If that sounds familiar to readers here, it’s due to what I covered at length as to what the data strongly suggests responsible for the serious complications, deaths, and likely, long covid, which I covered in great depth HERE. Unfortunately, that information continues to be overlooked – some may even say actively ignored if they were so inclined – by the medical community writ large. In my view, addressing the model in my main article on covid should be standard of care (SOC) and would reduce serious complications, hospitalizations, and save lives, but I digress… If you or someone you know is dealing with long covid, I’d highly recommend reading that article and applying the information there.

I do not as yet have a specific long covid protocol but do cover the topic in-depth in the article as to specific recs , and creatine may be of value in long covid also, but more data is needed. I would also consider finding a qualified medical professional and consider multiple sessions of IV’s containing those compounds discussed.

That’s what I have been advising those suffering post covid syndromes. Subjective feedback for improvement has been very positive.

(1) Neurological and psychiatric risk trajectories after SARS-CoV-2 infection: an analysis of 2-year retrospective cohort studies including 1 284 437 patients. The Lancet Psychiatry, Available online 17 August 2022,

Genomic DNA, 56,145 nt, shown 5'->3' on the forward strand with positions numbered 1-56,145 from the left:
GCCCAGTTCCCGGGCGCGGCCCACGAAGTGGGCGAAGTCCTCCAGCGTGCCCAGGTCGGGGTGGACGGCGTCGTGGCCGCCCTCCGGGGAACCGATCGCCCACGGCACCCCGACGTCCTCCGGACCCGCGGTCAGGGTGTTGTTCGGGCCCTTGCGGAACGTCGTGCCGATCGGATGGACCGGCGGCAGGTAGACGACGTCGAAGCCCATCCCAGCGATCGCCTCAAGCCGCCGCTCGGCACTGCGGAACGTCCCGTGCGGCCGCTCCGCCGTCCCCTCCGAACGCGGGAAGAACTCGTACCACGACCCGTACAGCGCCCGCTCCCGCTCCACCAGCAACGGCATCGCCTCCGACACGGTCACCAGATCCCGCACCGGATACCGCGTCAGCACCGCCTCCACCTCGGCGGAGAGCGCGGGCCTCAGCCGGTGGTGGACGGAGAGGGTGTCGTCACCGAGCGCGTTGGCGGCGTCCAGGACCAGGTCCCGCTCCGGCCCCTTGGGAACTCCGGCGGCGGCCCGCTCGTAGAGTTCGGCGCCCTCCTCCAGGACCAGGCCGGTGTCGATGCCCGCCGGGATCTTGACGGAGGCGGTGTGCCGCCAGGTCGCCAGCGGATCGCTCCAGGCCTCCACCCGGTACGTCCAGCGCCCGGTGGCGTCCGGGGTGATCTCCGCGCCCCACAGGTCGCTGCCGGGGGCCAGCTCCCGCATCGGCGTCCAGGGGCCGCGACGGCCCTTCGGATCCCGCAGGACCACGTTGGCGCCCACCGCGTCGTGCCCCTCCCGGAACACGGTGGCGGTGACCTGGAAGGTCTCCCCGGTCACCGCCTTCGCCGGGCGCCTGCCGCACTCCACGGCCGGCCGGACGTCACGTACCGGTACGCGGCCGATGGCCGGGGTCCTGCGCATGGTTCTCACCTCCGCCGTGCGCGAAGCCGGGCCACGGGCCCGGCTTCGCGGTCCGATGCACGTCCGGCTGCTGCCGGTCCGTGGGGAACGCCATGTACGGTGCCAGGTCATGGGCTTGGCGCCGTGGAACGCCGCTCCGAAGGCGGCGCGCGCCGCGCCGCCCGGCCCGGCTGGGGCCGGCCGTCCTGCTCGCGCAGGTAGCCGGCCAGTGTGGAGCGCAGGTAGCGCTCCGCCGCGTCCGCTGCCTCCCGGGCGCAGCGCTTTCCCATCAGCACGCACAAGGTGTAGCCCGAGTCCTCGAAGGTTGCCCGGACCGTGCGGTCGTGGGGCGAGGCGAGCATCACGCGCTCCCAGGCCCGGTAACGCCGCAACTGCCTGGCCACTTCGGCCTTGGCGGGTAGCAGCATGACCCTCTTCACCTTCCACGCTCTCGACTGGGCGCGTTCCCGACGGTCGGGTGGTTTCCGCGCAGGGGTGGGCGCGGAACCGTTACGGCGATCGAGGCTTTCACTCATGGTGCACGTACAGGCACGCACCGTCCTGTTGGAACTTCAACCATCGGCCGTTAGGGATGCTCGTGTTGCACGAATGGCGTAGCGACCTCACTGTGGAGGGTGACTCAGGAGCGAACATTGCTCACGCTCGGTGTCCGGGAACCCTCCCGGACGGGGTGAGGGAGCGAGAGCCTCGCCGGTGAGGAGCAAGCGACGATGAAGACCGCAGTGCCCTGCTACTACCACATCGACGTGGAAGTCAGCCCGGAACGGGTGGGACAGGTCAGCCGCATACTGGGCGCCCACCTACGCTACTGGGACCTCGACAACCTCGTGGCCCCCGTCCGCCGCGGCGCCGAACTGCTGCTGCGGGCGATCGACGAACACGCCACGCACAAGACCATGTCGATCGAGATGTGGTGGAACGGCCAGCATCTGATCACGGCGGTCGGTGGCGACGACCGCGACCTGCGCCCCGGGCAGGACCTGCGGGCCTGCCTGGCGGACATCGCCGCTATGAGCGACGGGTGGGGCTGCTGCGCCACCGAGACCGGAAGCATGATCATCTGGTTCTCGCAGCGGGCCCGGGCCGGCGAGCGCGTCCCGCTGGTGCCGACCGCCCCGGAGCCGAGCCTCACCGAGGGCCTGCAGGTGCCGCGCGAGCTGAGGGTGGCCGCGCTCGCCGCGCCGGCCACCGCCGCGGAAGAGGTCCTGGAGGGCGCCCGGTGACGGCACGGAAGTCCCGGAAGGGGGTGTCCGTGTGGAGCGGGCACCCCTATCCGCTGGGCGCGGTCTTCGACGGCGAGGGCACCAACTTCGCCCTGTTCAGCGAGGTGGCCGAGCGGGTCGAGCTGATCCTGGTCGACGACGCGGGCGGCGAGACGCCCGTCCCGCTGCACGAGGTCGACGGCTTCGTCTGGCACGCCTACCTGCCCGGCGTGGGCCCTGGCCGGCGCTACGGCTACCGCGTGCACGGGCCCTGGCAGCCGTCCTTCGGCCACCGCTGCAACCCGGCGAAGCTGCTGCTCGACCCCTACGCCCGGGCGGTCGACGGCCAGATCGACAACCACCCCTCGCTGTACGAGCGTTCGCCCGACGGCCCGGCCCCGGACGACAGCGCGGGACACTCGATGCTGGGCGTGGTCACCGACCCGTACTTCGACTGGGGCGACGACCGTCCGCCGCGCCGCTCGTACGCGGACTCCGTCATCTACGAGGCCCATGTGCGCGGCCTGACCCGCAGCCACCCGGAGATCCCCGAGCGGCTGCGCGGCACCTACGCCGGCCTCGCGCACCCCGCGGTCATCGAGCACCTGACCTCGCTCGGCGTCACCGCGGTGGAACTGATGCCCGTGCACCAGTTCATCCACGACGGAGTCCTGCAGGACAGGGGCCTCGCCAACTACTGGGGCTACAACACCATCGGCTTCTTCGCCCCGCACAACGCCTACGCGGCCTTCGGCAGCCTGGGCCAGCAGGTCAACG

COVID-19 is associated with increased risks of neurological and psychiatric sequelae in the weeks and months thereafter. How long these risks remain, whether they affect children and adults similarly, and whether SARS-CoV-2 variants differ in their risk profiles remains unclear.


In this analysis of 2-year retrospective cohort studies, we extracted data from the TriNetX electronic health records network, an international network of de-identified data from health-care records of approximately 89 million patients collected from hospital, primary care, and specialist providers (mostly from the USA, but also from Australia, the UK, Spain, Bulgaria, India, Malaysia, and Taiwan). A cohort of patients of any age with COVID-19 diagnosed between Jan 20, 2020, and April 13, 2022, was identified and propensity-score matched (1:1) to a contemporaneous cohort of patients with any other respiratory infection. Matching was done on the basis of demographic factors, risk factors for COVID-19 and severe COVID-19 illness, and vaccination status. Analyses were stratified by age group (age <18 years [children], 18–64 years [adults], and ≥65 years [older adults]) and date of diagnosis. We assessed the risks of 14 neurological and psychiatric diagnoses after SARS-CoV-2 infection and compared these risks with the matched comparator cohort. The 2-year risk trajectories were represented by time-varying hazard ratios (HRs) and summarised using the 6-month constant HRs (representing the risks in the earlier phase of follow-up, which have not yet been well characterised in children), the risk horizon for each outcome (ie, the time at which the HR returns to 1), and the time to equal incidence in the two cohorts. We also estimated how many people died after a neurological or psychiatric diagnosis during follow-up in each age group. Finally, we compared matched cohorts of patients diagnosed with COVID-19 directly before and after the emergence of the alpha (B.1.1.7), delta (B.1.617.2), and omicron (B.1.1.529) variants.